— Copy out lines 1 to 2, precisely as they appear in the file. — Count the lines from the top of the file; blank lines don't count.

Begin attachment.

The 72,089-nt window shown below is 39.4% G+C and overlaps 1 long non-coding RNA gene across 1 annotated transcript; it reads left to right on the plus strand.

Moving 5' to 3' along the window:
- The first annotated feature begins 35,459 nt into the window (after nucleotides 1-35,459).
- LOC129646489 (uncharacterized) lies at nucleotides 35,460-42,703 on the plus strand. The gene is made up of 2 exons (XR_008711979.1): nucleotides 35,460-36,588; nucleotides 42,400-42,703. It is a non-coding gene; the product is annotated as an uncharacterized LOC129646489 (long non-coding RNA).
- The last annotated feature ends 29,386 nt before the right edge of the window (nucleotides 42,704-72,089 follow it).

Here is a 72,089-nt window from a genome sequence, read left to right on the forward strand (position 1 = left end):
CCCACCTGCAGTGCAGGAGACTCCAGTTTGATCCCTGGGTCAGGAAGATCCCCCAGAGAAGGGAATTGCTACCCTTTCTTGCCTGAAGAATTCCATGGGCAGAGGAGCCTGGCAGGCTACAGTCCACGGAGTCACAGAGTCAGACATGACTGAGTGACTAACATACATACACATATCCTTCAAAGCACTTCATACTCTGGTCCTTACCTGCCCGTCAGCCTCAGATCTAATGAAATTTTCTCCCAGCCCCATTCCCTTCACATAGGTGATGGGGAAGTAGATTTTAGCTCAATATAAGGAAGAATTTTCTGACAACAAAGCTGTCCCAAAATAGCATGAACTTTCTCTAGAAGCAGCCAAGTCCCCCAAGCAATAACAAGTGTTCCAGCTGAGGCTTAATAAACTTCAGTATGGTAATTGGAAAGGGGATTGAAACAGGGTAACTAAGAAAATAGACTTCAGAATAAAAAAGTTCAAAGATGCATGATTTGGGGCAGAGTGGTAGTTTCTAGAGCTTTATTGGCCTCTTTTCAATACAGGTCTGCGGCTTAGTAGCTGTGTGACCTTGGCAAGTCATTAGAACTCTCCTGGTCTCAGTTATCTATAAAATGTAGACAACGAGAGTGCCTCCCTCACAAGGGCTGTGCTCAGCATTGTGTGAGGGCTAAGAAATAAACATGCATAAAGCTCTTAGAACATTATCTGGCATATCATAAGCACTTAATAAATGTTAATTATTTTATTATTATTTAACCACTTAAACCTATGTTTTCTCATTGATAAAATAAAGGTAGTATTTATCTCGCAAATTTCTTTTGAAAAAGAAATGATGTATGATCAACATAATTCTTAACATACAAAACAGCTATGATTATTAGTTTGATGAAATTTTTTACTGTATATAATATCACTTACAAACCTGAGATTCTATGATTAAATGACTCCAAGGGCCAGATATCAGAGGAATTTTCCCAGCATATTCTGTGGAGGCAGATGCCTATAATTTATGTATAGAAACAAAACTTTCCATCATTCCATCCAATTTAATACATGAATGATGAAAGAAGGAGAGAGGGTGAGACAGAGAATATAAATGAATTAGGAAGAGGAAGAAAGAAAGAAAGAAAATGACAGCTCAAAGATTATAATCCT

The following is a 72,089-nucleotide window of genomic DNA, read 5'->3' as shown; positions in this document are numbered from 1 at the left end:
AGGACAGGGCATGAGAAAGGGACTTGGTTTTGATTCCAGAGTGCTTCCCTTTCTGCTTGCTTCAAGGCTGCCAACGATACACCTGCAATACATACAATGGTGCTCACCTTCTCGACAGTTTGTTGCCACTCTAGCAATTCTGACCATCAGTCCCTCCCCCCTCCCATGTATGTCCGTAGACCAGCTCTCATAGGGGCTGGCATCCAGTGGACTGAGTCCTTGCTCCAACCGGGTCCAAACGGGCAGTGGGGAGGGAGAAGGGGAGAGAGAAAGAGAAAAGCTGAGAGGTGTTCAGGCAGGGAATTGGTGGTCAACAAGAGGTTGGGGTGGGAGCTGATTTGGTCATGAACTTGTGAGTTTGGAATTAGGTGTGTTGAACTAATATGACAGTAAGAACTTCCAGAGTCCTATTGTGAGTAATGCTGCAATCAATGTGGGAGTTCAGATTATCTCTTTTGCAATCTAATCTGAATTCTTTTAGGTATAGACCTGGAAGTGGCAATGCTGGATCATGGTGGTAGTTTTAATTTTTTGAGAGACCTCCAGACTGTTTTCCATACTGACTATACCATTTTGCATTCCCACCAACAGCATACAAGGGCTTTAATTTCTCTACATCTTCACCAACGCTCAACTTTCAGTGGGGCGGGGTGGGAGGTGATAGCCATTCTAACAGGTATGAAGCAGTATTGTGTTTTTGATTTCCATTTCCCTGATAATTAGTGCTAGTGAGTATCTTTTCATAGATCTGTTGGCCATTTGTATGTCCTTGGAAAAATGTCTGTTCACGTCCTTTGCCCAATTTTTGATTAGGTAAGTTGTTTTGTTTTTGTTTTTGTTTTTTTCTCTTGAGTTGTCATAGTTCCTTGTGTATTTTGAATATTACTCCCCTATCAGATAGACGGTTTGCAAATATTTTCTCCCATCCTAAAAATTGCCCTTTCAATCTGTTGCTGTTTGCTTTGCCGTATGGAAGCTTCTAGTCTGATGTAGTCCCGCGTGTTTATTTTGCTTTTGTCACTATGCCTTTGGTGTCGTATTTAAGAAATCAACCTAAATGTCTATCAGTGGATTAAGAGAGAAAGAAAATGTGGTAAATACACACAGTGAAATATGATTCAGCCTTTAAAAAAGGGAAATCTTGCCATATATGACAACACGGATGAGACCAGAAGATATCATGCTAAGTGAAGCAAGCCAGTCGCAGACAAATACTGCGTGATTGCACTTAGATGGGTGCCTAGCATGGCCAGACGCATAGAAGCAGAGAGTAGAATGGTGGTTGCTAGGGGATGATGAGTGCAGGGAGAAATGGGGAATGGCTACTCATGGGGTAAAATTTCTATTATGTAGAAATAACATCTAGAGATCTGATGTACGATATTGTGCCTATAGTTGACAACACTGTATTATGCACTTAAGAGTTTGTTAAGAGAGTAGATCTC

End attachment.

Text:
The 72,089-nt window shown below is 39.4% G+C and overlaps 1 long non-coding RNA gene across 1 annotated transcript; it reads left to right on the plus strand.

Moving 5' to 3' along the window: